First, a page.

Margaret Wilson is one of the first of a generation of female motorcyclists in post-World War II America who took up the sport and began changing the image of the motorcycling as an exclusive domain of men. This "golden gal" of motorcycling has ridden her bikes over 550,000 miles! She is a tremendous motorcycle supporter, an enthusiastic promoter and a great guide. Margaret was awarded a Golden Life membership in the Motor Maids, Inc. club for her years of active participation and dedication to their cause.
Wilson was born in Wisconsin in 1920. Her love of motorcycling began in 1946, when her husband, Mike, returned from duty in World War II and bought her a new Harley-Davidson. The 45-cubic-inch Harley had a high buddy seat, windshield and safety guard and was so high off the ground Margaret could not touch the ground. Her husband, sitting behind her, would put his feet on the ground when Margaret came to a stop to hold the bike upright. After several hundred miles with Mike on the passenger seat giving her instructions, Margaret finally took her first solo ride and she was off and on her own, instantly an avid rider.
Beginning in 1950 and for the next 25 years, Margaret and Mike also were business partners in Wilson's Motorcycle Sales of Cedar Rapids, Iowa. She's a Golden Life Member of the Motor Maids, having joined this renowned national women's motorcycle organization in 1951, and she helped form the Corn State Riders Motorcycle Club in the early 1950s. Over the years, she served as secretary and road captain. She was also the only female rider on the club's organized motorcycle Drill Team. Putting safety first, she and Mike were among the first to wear helmets and protective clothing, encouraging others to do the same.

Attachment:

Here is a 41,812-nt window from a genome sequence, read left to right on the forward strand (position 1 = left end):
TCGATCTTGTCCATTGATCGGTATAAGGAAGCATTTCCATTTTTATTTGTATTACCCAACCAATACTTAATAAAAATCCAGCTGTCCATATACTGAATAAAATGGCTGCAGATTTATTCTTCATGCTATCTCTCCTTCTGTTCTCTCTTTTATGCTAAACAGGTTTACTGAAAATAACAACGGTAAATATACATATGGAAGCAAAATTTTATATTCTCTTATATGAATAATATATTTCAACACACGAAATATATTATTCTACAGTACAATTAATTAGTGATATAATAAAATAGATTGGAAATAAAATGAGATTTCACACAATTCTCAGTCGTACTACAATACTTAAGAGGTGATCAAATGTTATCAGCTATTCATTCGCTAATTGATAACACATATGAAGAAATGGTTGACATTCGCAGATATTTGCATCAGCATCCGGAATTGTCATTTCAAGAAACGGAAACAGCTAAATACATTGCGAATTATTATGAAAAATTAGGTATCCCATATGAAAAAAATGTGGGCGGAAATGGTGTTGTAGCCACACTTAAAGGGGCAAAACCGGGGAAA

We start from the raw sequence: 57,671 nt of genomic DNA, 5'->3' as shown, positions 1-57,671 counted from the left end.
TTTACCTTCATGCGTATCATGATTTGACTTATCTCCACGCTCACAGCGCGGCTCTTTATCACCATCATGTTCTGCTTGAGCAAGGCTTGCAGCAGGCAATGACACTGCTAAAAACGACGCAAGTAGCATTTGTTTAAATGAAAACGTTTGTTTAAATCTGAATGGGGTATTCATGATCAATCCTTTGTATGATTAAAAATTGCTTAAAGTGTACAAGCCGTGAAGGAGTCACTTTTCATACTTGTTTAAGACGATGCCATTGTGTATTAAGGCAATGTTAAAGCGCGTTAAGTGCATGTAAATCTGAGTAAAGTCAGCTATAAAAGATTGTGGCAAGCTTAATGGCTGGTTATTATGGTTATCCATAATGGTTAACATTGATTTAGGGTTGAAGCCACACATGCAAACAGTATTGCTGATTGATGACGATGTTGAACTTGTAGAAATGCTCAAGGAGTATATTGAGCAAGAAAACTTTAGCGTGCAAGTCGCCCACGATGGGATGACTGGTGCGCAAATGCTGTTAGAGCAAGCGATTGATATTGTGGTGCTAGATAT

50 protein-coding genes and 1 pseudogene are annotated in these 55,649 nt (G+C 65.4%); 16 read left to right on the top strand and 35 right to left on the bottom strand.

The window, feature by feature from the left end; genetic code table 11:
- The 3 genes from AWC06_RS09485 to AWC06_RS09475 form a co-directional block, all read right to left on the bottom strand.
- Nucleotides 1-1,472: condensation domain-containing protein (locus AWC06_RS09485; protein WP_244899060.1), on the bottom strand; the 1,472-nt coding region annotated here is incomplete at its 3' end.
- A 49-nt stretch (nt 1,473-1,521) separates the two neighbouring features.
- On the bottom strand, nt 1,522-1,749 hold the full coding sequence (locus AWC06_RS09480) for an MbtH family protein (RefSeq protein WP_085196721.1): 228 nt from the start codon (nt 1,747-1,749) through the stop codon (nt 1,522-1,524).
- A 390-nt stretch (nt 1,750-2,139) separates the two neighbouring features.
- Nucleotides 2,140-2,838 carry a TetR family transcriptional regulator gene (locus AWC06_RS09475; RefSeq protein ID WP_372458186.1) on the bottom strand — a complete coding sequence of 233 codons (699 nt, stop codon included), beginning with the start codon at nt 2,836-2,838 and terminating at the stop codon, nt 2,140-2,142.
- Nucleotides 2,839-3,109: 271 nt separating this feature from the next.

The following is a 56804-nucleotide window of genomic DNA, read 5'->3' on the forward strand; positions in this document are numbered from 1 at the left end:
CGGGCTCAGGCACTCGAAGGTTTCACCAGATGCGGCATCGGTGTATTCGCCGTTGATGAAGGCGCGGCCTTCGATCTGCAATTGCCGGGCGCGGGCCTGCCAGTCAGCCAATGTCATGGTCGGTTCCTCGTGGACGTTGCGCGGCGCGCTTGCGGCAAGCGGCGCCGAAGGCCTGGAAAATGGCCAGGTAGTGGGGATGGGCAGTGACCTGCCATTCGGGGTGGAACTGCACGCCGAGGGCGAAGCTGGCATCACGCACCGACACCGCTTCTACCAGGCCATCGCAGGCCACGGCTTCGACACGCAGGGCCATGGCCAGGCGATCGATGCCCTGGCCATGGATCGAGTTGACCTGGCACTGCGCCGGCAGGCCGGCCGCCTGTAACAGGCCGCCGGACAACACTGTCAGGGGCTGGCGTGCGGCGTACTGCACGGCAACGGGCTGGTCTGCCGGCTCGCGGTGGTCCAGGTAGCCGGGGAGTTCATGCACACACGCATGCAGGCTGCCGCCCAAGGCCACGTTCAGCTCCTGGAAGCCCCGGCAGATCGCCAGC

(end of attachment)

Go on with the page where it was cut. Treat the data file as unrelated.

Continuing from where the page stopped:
One of her proudest moments came in the spring of 1959 when Margaret was voted America’s Most Popular and Typical Girl Rider for 1958 by all the clubs in the AMA. She keeps the large trophy on display in her house.
Over the years she has assisted with many motorcycle races and events, and has logged more than 555,000 miles throughout the United States and Canada. In one year alone, she traveled all 48 contiguous states and visited nine Canadian provinces. On another road trip through Canada, she went to the northern tip of Newfoundland. Margaret and Mike both served on the Board of Directors of the Motorcycle Hall of Fame Museum and were among the Museum's principal benefactors.
"There may be no better role model for women, whether or not they ride motorcycles, than Margaret Wilson," said Robert Rasor, President of the AMA, when Wilson was awarded the AMA Bessie Stringfield Award in 2003. "Her personal energy and passion, as well as her inestimable contribution to motorcycling over nearly six decades, makes her most deserving of the AMA Bessie Stringfield Award."